However, technology investment is still required to make this process as fast, efficient, inexpensive and low risk as possible.
There is also the potential for a collateral mobilization infrastructure based on blockchain technology. This offers significant scope as a means to move collateral around more quickly and efficiently. It appears that at first, regional platforms may arise and it could take many years before we see a truly interoperable global Blockchain platform.
This and other initiatives could be a disruptive innovation for the collateral universe. Firms have no other choice than to closely observe these disruptive trends. However, there is still a degree of scepticism in the industry around the need to completely replace existing infrastructure.
5. Measuring and Optimizing it
"If you can not measure it, you can not improve it."
- Lord Kelvin
In many ways, the new order is all about data and transforming it into, clear, understandable, relevant information that allows measurement and analysis and supports decision making.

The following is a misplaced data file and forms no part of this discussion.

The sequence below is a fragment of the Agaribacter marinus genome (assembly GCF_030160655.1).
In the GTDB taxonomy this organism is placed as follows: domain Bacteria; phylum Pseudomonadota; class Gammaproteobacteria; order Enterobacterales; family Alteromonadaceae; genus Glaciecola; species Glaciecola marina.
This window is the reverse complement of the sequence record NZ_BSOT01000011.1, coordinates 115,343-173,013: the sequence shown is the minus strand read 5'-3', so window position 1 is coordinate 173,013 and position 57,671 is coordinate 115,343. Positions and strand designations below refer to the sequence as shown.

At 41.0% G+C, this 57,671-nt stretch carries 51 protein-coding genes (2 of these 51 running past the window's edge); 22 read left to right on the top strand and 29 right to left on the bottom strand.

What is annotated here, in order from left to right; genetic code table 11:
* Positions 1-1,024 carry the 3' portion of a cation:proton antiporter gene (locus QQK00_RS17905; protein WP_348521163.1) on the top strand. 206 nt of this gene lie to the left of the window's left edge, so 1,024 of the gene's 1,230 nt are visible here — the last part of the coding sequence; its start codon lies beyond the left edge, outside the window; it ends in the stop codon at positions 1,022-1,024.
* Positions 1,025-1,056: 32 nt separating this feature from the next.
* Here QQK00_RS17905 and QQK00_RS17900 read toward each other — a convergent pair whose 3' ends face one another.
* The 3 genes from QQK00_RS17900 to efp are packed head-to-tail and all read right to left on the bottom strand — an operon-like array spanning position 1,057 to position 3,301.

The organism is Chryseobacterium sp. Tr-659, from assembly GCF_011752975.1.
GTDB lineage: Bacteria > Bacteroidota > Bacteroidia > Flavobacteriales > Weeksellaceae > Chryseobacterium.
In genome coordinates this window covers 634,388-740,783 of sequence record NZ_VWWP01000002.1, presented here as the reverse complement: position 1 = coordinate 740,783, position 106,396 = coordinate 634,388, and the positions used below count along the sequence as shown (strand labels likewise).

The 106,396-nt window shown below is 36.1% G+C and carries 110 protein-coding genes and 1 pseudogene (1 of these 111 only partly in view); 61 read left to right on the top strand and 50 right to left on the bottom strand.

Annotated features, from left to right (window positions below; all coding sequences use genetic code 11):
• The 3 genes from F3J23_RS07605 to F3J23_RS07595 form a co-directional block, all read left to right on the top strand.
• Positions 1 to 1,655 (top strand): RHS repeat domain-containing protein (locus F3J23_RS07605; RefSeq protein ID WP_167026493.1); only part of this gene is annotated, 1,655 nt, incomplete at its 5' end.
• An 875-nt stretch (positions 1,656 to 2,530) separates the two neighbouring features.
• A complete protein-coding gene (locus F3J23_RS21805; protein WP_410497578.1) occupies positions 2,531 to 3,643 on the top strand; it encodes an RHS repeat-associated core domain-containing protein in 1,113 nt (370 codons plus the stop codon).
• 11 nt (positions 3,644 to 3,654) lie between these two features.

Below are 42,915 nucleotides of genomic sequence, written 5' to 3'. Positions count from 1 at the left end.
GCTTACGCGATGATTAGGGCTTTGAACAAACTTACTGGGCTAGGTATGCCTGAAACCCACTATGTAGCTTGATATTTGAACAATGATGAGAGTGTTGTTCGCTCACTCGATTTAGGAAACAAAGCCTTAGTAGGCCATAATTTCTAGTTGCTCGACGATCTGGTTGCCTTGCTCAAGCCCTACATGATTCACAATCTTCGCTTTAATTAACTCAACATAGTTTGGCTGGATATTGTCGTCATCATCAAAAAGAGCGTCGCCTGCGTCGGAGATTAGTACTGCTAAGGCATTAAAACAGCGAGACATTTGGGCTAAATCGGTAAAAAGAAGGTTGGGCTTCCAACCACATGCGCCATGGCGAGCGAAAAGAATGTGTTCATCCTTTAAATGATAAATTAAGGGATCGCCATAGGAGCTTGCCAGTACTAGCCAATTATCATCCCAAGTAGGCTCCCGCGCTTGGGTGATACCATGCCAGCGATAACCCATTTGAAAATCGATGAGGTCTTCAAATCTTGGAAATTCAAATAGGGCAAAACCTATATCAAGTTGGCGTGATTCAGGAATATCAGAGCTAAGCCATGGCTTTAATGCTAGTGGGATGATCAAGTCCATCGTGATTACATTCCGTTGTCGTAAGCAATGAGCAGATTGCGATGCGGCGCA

Before optimization can occur, there must be consolidated, measurable data. Centralization of information using a global inventory management tool is a vital precursor to this.
As discussed earlier, this new paradigm sees the global inventory view as the brain of the institution’s collateralized trading activity.
The networked collateral ecosystem can be thought of as the central nervous system.
The aggregation and centralization of this data can provide a major step forward in guiding optimal trading strategies and deployment of scarce resources.
It also helps the firm to identify and mitigate the risks shown in the diagram to the right.
The Importance of Data Management
The ability to manage data effectively is now viewed in a positive light by regulators. This includes regulatory initiatives around risk data aggregation such as BCBS 239.
The single counterparty exposure limits proposed in BCBS 283 also require an aggregation of data across business lines. This is because the limits apply across all collateralized business lines.
Data centralization and standardization is therefore key to mitigating risk and complying with regulatory reporting regimes.
It also opens up new trading opportunities, increases the range of counterparties the firm can trade with and ultimately can increase P&L.
It is also key to managing the impact of regulatory ratios.